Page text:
I may choose to ignore anonymous comments. I consider this type of anonymity dishonest. Also, I don't post regularly. I post when I have something worth writing and something worth reading. I explain all this in: Don't Let Telling Tales Trip Up Your Truthfulness.

Tuesday, September 7, 2010

Everyone Bring Your Sewing Machine: Inclusiveness and Christlike Love

Whenever an active Mormon gets called to a local leadership position, all the Members that are inactive become their responsibility. If you ask why someone is inactive the response usually amounts to some variant of "They got offended," "They got their feelings hurt," or the equivalent.

The remedy is always the same. They are invited to come back to Church.

This is simplistic. It's also extremely convenient for active members. The entire problem is placed squarely on the shoulders of the inactive member. No leader or member has to face the painful questions of whether he or she played a part in driving the person away.

I never thought I would be placed in the category of offended inactives until it happened to me. My perspective has changed. I discussed this issue with one of my stake presidents once. I told him that I no longer accept the standard explanation. My questions now consist of: Okay, but what happened to them? What was done to them? He agreed with me.

People are imperfect and shabby treatment by us can make people uncomfortable at Church. If a Church leader does not keep a trusted confidence, for example, this could also result in someone going inactive. Obviously it is difficult for people to attend Church if they do not trust or respect a local Church leader. Other slights, real or imagined, can occur. What we "intend" is not as important as how it can be perceived or will be perceived.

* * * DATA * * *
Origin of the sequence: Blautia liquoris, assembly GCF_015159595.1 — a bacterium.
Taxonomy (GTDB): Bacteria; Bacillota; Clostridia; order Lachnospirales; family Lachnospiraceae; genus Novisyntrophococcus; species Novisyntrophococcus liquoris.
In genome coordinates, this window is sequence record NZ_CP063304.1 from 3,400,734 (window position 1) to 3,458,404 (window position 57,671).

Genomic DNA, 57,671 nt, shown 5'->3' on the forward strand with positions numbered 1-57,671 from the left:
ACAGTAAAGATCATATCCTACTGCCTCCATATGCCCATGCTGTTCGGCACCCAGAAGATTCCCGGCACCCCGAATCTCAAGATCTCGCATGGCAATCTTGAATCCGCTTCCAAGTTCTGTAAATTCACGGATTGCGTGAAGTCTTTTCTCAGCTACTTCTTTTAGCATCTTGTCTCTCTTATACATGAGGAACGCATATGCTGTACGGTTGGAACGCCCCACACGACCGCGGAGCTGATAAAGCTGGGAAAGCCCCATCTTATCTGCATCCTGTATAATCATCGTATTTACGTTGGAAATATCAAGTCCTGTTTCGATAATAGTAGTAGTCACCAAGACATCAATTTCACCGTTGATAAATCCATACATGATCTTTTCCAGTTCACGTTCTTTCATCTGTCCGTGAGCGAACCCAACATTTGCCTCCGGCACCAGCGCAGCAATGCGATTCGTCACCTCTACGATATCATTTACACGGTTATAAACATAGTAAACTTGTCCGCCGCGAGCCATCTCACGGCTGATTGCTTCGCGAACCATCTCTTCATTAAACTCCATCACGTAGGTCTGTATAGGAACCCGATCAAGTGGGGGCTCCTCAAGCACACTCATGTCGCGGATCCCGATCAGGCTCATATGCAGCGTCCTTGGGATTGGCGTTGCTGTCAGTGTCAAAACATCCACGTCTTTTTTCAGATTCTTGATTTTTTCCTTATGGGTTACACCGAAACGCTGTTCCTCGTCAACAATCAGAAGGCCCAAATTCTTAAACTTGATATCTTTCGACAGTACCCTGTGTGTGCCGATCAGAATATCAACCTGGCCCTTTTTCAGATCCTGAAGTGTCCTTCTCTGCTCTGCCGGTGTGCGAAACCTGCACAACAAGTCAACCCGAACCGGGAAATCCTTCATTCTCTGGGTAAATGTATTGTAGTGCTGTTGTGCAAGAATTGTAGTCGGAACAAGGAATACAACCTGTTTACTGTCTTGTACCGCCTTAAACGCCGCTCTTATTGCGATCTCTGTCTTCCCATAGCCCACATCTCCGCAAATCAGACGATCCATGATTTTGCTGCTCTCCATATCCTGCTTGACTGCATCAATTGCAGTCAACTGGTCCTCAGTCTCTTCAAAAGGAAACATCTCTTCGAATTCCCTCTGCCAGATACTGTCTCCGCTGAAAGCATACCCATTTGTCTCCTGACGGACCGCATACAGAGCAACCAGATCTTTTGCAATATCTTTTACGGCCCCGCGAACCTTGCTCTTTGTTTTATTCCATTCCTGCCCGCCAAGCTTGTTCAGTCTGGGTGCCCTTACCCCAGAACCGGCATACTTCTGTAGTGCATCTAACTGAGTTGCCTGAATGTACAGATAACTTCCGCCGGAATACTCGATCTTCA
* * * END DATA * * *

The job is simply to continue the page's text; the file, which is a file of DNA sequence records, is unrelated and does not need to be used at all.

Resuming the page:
If someone is completely ignored during the entire three hour block on Sunday is it wholly their problem if they go inactive? If they are alienated or ignored in Sunday School is it wholly their problem if they go inactive? If they are alienated or ignored in Priesthood, Relief Society, social activities, etc., is it wholly their problem if they go inactive? I don't think so.

My name isn't common. But, I did encounter another "Krista" in one of my wards. This was a bit unnerving for me especially when leadership was always referring to "Krista" but never referring to me. I felt a bit alienated since they never distinguished between us. Both of us were active and both of us had earned Ph.D.'s. It was eerie.

Often the most serious alienation problems occur because of long time members having lived in one place their whole lives. They often don't embrace new members of the unit as they should because they don't know what it's like being new. Sunday meetings tend to be reasonably inclusive but social activities are where the cliques emerge.